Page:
WASHINGTON, Sept. 17, 2015 – The Department of Commerce today affirmed its earlier ruling that Mexico has been unfairly subsidizing its sugar producers and dumping surplus sweetener into the U.S. market at less than fair value.

The department said imports of sugar from Mexico have been sold in the U.S. at dumping margins ranging from 40.48 percent to 42.14 percent. Subsidy rates for exporters ranged from 5.78 percent to almost 44 percent, with most coming in at 38.11 percent, according to a DOC fact sheet.

The determination would normally allow the government to impose anti-dumping and countervailing duties on Mexican imports. However, Commerce in December signed agreements with the Mexican government, producers and exporters authorizing Mexico to export sugar to the U.S. without regard to any duties, but subject to export limits and minimum prices.

The antidumping agreement requires all imports of refined sugar from Mexico to be sold in the U.S. market at or above 26 cents a pound.

Thursday decision was widely expected. The issue now moves to the International Trade Commission which on Oct. 20 is scheduled to vote on whether Mexican actions have injured Americans. If the ITC rules in the U.S. sugar industry’s favor, the negotiated settlement between the two governments will remain in effect.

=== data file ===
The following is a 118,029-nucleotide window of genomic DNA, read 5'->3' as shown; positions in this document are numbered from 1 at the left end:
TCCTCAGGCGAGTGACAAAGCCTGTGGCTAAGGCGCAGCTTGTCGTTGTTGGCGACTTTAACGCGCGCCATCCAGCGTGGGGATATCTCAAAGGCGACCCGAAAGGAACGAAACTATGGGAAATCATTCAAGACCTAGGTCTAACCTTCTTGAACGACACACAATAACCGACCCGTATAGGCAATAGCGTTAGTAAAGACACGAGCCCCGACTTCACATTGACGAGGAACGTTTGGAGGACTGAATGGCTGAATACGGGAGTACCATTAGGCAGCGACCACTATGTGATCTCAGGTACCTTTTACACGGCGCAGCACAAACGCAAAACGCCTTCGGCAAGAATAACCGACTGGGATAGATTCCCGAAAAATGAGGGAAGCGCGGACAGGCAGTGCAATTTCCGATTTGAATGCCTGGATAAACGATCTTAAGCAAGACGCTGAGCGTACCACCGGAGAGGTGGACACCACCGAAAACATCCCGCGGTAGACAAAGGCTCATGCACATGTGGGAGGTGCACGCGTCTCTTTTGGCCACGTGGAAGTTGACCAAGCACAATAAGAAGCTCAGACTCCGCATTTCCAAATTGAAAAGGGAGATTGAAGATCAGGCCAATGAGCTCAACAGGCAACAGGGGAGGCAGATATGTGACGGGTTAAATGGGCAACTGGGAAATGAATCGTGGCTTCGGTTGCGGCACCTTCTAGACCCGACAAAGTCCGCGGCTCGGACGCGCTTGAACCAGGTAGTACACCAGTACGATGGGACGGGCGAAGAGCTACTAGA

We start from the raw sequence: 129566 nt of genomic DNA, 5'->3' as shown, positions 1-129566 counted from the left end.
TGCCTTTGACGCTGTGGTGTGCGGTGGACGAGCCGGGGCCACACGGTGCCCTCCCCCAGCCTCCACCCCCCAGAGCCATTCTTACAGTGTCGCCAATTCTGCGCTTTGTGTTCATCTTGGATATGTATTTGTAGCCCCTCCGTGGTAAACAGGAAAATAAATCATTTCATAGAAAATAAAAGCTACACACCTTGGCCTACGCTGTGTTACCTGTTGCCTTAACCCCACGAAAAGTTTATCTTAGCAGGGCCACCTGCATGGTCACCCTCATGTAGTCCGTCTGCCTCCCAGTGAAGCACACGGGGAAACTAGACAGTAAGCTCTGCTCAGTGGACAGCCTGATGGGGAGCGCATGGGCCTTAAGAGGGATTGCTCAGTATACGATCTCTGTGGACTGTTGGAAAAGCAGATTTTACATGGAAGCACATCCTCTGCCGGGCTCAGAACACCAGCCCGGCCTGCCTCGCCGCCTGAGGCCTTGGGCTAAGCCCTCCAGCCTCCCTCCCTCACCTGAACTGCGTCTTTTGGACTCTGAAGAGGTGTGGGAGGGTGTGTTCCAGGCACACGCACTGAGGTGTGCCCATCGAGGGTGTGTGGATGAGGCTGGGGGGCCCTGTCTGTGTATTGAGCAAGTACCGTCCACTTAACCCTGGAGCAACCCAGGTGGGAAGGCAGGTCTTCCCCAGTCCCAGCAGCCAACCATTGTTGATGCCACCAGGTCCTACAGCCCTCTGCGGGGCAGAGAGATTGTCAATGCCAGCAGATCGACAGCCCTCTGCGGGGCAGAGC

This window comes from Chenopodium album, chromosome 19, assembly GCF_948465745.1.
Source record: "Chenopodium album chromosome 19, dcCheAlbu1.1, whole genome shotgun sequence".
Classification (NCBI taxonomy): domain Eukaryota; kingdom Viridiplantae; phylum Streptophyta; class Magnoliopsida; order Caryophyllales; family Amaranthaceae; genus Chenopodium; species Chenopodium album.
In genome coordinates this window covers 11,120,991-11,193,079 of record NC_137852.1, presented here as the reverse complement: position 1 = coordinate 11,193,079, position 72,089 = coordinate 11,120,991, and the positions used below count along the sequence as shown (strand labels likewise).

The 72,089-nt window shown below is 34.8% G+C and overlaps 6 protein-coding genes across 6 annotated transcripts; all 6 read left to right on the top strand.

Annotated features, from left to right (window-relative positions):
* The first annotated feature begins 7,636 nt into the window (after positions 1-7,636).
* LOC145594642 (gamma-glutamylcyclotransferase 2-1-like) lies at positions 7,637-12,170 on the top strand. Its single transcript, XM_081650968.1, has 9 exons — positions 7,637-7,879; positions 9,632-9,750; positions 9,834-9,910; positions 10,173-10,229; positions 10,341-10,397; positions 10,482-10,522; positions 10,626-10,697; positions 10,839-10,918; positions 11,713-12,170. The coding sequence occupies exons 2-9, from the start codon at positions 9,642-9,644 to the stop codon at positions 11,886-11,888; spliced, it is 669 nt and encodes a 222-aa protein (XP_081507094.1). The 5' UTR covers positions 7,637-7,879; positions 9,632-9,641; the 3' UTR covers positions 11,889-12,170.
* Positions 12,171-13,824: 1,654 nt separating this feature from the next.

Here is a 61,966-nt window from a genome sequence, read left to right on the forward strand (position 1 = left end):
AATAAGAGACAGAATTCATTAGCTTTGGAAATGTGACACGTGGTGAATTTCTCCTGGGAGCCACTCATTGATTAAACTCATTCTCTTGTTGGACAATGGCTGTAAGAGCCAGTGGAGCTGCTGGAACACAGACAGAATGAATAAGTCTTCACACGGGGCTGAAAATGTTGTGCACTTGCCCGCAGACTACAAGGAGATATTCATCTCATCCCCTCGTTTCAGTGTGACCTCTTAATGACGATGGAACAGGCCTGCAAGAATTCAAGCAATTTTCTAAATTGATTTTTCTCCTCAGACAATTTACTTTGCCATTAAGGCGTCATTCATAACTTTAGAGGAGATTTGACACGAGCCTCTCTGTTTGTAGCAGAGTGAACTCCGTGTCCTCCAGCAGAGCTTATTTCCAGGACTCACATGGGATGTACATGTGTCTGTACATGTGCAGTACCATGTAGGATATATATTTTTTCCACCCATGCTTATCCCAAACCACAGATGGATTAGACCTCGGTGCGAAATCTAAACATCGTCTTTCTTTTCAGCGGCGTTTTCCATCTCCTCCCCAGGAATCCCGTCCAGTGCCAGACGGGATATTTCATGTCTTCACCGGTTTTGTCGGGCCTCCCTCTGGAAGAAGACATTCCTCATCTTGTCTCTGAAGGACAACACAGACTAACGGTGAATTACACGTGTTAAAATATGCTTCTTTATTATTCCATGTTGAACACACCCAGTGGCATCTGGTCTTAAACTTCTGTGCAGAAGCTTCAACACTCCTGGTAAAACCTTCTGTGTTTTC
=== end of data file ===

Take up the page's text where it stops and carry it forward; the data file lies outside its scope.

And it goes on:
The American Sugar Alliance, which represents sugar cane and beet growers, processors and refiners, has argued that that Mexico’s trade practices were costing the U.S. industry up to $1 billion a year.

“The DOC’s finding validates our claim that U.S. farmers, workers, and taxpayers were harmed by subsidized Mexican sugar flooding the U.S. market,” ASA spokesman Phillip Hayes said in an e-mail. “U.S. trade law exists to ensure that predatory trading practices like these don’t drive efficient domestic industries out of business, and today proved that the process works. We expect a similarly positive outcome when the U.S. International Trade Commission issues its final ruling in the matter next month.”

Under the North American Free Trade Agreement – and under normal circumstances -- Mexico has the right to export sugar to the U.S. without tariffs or quotas.


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